60 Olympic swimming pool-sized water frost found on Mars' tallest volcano

60 Olympic swimming pool-sized water frost found on Mars' tallest volcano


Researchers just discovered water frost on Mars’ volcanoes, which are tallest in solar system

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(Web Desk) - Scientists have confirmed that the Tharsis volcano on Mars contains a layer of frost as thin as a hair follicle.

Scientists had discovered water on Mars back in 2008. Most of it is thought to exist in ice patches around the planet’s poles and beneath its surface.

However, the scientists from Brown University did not expect to find frost near the equator.

After analyzing over 30,000 images, a team from Brown University confirmed that the Tharsis volcanoes contain a layer of frost as thin as a hair follicle which evaporates after sunrise.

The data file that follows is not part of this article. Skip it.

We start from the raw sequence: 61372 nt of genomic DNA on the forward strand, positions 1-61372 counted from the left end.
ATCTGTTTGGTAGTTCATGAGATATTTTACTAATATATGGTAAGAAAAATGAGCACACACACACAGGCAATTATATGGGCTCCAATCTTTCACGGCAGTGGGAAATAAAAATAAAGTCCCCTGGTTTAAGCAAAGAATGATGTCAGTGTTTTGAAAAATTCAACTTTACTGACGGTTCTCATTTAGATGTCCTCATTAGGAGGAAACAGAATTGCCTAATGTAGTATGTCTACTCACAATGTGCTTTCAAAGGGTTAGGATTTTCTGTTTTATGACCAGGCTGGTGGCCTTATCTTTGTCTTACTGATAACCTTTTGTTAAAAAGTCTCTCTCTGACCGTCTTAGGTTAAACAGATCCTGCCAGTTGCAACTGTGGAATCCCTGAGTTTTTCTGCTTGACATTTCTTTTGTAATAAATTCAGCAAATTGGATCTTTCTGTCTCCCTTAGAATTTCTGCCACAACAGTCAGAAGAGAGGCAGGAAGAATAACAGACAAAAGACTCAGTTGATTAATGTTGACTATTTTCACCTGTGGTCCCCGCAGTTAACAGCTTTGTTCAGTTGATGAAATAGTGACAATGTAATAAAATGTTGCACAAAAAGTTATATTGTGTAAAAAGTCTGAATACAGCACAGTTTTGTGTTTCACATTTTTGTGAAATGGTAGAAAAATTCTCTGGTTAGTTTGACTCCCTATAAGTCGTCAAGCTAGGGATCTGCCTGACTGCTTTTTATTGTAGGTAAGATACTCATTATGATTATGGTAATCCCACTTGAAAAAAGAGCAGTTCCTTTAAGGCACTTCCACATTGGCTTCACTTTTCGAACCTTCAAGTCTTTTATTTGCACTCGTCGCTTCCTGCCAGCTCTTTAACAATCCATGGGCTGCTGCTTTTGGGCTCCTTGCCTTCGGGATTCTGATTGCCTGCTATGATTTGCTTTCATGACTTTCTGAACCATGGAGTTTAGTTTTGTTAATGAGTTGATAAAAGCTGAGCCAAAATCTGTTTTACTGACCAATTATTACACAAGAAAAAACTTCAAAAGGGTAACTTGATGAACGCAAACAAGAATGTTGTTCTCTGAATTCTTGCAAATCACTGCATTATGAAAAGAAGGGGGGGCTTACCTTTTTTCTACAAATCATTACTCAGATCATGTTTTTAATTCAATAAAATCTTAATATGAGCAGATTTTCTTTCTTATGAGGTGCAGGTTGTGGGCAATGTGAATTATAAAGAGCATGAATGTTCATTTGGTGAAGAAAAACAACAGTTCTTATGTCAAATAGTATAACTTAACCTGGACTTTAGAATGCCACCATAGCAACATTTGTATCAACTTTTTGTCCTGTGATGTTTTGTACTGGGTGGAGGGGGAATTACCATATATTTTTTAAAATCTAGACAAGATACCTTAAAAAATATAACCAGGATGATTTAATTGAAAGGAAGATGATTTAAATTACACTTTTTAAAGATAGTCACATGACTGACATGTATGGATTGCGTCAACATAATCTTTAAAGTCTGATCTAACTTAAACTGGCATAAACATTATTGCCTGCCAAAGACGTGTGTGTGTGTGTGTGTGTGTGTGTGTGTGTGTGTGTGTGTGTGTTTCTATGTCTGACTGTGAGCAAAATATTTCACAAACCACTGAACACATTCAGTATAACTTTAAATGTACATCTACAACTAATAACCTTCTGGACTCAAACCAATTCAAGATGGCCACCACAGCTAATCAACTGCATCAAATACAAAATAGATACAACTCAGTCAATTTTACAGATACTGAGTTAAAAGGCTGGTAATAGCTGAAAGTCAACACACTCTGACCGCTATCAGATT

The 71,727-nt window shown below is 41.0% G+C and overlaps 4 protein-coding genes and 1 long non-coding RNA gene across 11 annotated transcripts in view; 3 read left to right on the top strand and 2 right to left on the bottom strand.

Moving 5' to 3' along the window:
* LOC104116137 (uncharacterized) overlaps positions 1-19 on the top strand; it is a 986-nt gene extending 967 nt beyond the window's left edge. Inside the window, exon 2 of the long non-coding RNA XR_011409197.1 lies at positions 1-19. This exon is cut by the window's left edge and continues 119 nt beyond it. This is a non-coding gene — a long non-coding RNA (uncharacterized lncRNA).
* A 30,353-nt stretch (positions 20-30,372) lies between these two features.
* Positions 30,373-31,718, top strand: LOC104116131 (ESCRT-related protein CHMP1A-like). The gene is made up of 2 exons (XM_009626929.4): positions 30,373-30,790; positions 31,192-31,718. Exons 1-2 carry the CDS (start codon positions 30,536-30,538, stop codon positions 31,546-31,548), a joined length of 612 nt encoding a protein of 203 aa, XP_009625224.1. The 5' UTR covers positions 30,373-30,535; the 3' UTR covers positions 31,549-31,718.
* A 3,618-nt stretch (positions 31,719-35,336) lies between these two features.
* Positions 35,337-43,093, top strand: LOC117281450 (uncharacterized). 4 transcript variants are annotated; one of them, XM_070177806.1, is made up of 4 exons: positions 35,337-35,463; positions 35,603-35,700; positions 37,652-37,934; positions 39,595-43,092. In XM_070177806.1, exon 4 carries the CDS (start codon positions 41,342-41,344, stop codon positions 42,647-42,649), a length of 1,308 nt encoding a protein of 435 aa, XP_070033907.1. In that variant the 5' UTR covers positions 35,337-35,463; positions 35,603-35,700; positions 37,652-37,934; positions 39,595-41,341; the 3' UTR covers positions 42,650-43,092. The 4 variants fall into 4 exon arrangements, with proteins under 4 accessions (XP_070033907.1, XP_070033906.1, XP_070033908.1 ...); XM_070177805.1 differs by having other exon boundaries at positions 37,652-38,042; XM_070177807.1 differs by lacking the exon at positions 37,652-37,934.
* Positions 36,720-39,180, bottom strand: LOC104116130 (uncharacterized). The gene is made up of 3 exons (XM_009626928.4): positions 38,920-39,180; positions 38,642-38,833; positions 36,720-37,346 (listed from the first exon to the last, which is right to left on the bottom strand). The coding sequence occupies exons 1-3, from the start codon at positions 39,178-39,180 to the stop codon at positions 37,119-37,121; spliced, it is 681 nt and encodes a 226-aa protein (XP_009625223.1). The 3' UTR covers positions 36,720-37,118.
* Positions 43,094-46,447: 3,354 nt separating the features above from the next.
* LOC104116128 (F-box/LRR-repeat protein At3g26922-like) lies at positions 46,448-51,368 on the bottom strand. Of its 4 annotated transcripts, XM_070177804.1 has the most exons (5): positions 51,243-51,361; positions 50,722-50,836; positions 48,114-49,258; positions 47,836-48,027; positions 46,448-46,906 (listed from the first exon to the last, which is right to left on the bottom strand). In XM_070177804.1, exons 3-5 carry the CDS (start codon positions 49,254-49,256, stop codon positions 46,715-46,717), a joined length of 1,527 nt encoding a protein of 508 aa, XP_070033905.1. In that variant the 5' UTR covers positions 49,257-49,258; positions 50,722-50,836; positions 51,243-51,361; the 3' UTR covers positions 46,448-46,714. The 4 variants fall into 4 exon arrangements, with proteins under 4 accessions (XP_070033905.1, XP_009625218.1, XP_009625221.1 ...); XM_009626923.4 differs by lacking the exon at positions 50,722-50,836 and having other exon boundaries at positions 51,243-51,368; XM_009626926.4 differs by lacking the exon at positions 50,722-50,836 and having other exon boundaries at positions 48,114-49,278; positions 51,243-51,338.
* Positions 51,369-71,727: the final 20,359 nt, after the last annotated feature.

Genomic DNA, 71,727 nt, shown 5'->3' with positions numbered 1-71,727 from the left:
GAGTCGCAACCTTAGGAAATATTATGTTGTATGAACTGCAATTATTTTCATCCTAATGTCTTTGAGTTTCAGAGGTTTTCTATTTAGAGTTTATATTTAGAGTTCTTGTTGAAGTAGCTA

The significance of the discovery

The study might lead to new understandings of the planet’s climate systems and how water behaves.

In turn, that might impact future explorations as and our method for searching for signs of life.

Adomas Valantinas, Postdoctoral fellow at Brown University, said, “We thought it was improbable for frost to form around Mars’ equator, as the mix of sunshine and thin atmosphere keeps temperatures during the day relatively high at both the surface and mountaintop — unlike what we see on Earth, where you might expect to see frosty peaks.”

And they might have found the past, in fact, some remanence of “an ancient climate cycle on modern Mars,” a time when precipitation and even snowfall might have occurred at these heights.

At these heights, researchers suggested in the study that the circulation of the air might produce a special “microclimate.”

The region of Tharsis has a range of 12 volcanoes that can tower higher than Mount Everest. Olympus Mons is as wide as France, according to the press release, which makes it the largest volcano in the solar system.

Therefore, though thin in width, the amount of frost found equates to about 60 Olympic-sized swimming pools dissipating into the atmosphere every day during the cold seasons as they began analyzing the over 30,000 images from Mars back in 2018.